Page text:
The one-stop-shop to hearing everything you need to know this week about what is happening in your fields.

This week’s featured agronomists are:
Jake Heitshusen – Le Sueur
Casey Carlson – Goodhue
Tanner Borgschatz – Kenyon

 Zach Hinsch – Wanamingo
Chace Kinneman – Ellsworth
Scroll down to hear from your local agronomist.

Belle Plaine – LeCenter – LeSueur

Jake Heitshusen

Here to the west the crops look like they are taking the drought stress quite well! We have been catching rain just in the nick of time lately and aside from the sandy pockets both corn and beans look to be on track for a good year as it sits right now.

Currently, we are in the middle of flying on fungicides on corn. With Miravis Neo and Trivapro fungicides we have the option to go early and start in the late vegetative stage all the way through brown silk to achieve the maximum return. Not only do they help with preventing diseases like gray leaf spot and Northern corn leaf blight but they also help with plant health benefits like stomata regulation that helps utilize water more efficiently which helps in drier years like this year. It also helps increase standability in the fall to improve harvest.

Pine Island – Cannon Falls -Goodhue -Lake City

Casey Carlson Agronomist Goodhue

Casey Carlson

We are starting to see visual signs of potassium deficiency in corn and soybeans. We are seeing potassium deficiency caused by these factors or combination of factors.

Wetter weather patterns will improve potassium availability and uptake but yield damage may have already occurred.

  • Low potassium fertility/Low applied potash rates
  • Dry soil conditions causing potassium to be unavailable to the plant. (Potassium is tied up in soil colloids)
  • Compaction
  • Poor rooting depth
  • Competition from cover crops

Owatonna – Morristown – Wanamingo – Kenyon

Tanner Borgshatz

Tanner Borgschatz

The time for soybean fungicide applications will soon be here. The optimum timing for fungicide on soybeans is late R2-R3 growth stage. R2 is full flowering which is an open flower at one of the two uppermost nodes and R3 is beginning pod which is a 3/16th inch pod at one of the four uppermost nodes.

Our AYS data shows the historical average yield response is 3-7 bu/acre. Years with less than normal late season rainfall can still result in a higher yield response since fungicide can help mitigate the effects of water stress even with lower disease pressure. For fields with white mold history, an early application or even a 2 pass program with Miravis Neo fungicide has shown to help suppress white mold. Below are the results of our AYS fungicide/insecticide trials from 2020 and a table showing the return on investment of a fungicide/insecticide application for a range of yield responses and selling prices.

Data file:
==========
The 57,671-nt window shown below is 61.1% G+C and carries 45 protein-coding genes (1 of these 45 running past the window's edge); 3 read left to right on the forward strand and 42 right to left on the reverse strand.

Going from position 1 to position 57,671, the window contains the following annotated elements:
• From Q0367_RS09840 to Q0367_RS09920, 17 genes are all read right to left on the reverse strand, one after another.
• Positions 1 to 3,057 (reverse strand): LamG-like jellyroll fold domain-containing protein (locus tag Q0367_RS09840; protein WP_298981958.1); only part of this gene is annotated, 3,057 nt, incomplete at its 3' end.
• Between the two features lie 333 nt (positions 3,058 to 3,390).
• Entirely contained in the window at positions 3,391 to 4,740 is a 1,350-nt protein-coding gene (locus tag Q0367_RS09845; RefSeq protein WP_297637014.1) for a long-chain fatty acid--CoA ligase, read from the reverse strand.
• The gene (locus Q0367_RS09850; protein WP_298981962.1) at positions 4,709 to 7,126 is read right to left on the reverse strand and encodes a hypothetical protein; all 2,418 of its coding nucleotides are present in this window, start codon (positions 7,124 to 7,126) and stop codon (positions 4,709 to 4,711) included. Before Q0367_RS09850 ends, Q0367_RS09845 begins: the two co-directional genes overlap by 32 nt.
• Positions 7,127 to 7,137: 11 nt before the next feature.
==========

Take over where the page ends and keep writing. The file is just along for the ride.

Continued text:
Owatonna – Morristown – Wanamingo – Kenyon

Zach Hinsch

Fungicide Fungicide Fungicide
Here come the Tassels! Over this past week and next week most of the corn fungicide in our geography will be applied. If you are still questioning to apply fungicide on your corn fields, get together with your local agronomist to discuss on a field-by-field basis.

In past years when it has been drier than normal like this year, we typically see an above average response to making a fungicide application. On top of that, corn prices are higher than we have seen the past few years, so it will take fewer bushels to get you in the $$$$. Lets keep making the best decisions we can for this corn crop and finish the growing season strong!

As for the soybeans, most all beans in our geography are in the R2 stage. This is when you have an open flower on one of the two upper most nodes on the main stem. As pods start to work there way up the plant, we begin R3 as soon as there is a ¼ inch pod on one of the four upper most nodes on the main stem. Soybeans are in the R2-R3 stages for roughly 20 days, and this is when fungicide timing is ideal. Typically we tag the fungicide and insecticide in one application to save a pass across the field. So now is a great time be out there scouting for aphids before we make that fungicide application.

As things start slowing down coming up, don’t hesitate to call up your local agronomist and take a drive around to scout your fields. It is a great idea to be taking notes on crop progress all through the year and evaluate decisions we have made this growing season to help us make the best decisions for next year.


Chase Kinneman

Its Fungicide season at WWAS!!! 
The helicopter started this week and will be around for at least 8 days. The 5 year historical response on corn is 13.8 bushels, according to our AYS data.  We did some research on protein levels in snaplage and found 1.5% higher levels of protein treated vs. untreated.

Soybean fungicide is also in full swing. AYS data shows a 4 bushel response to a fungicide application. Dry years have shown the highest response when sprayed during pod fill.

Contact your WWAS Agronomist for more info. Hope everyone has a great week.